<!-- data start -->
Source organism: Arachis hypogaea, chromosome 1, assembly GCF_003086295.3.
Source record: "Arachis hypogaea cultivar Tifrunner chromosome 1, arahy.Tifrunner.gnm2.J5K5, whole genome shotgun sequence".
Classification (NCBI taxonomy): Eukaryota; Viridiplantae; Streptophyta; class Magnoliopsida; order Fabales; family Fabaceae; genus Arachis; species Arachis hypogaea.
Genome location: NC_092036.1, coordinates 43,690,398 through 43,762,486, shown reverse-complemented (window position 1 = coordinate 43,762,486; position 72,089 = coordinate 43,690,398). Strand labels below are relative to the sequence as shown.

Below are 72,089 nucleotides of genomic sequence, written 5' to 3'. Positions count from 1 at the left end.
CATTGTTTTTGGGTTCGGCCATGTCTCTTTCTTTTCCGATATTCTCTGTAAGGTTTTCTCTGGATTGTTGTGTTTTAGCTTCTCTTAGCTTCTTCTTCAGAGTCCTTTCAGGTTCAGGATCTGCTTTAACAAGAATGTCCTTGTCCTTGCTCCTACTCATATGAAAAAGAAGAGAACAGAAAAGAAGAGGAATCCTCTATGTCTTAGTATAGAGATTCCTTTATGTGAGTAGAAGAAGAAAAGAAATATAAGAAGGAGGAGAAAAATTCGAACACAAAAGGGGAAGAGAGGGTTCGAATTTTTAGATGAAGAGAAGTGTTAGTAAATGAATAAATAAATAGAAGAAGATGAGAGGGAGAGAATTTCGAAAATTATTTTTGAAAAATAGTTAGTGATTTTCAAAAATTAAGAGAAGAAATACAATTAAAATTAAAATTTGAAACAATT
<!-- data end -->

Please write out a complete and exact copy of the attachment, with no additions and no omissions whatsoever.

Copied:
Source organism: Arachis hypogaea, chromosome 1, assembly GCF_003086295.3.
Source record: "Arachis hypogaea cultivar Tifrunner chromosome 1, arahy.Tifrunner.gnm2.J5K5, whole genome shotgun sequence".
Classification (NCBI taxonomy): Eukaryota; Viridiplantae; Streptophyta; class Magnoliopsida; order Fabales; family Fabaceae; genus Arachis; species Arachis hypogaea.
Genome location: NC_092036.1, coordinates 43,690,398 through 43,762,486, shown reverse-complemented (window position 1 = coordinate 43,762,486; position 72,089 = coordinate 43,690,398). Strand labels below are relative to the sequence as shown.

Below are 72,089 nucleotides of genomic sequence, written 5' to 3'. Positions count from 1 at the left end.
CATTGTTTTTGGGTTCGGCCATGTCTCTTTCTTTTCCGATATTCTCTGTAAGGTTTTCTCTGGATTGTTGTGTTTTAGCTTCTCTTAGCTTCTTCTTCAGAGTCCTTTCAGGTTCAGGATCTGCTTTAACAAGAATGTCCTTGTCCTTGCTCCTACTCATATGAAAAAGAAGAGAACAGAAAAGAAGAGGAATCCTCTATGTCTTAGTATAGAGATTCCTTTATGTGAGTAGAAGAAGAAAAGAAATATAAGAAGGAGGAGAAAAATTCGAACACAAAAGGGGAAGAGAGGGTTCGAATTTTTAGATGAAGAGAAGTGTTAGTAAATGAATAAATAAATAGAAGAAGATGAGAGGGAGAGAATTTCGAAAATTATTTTTGAAAAATAGTTAGTGATTTTCAAAAATTAAGAGAAGAAATACAATTAAAATTAAAATTTGAAACAATT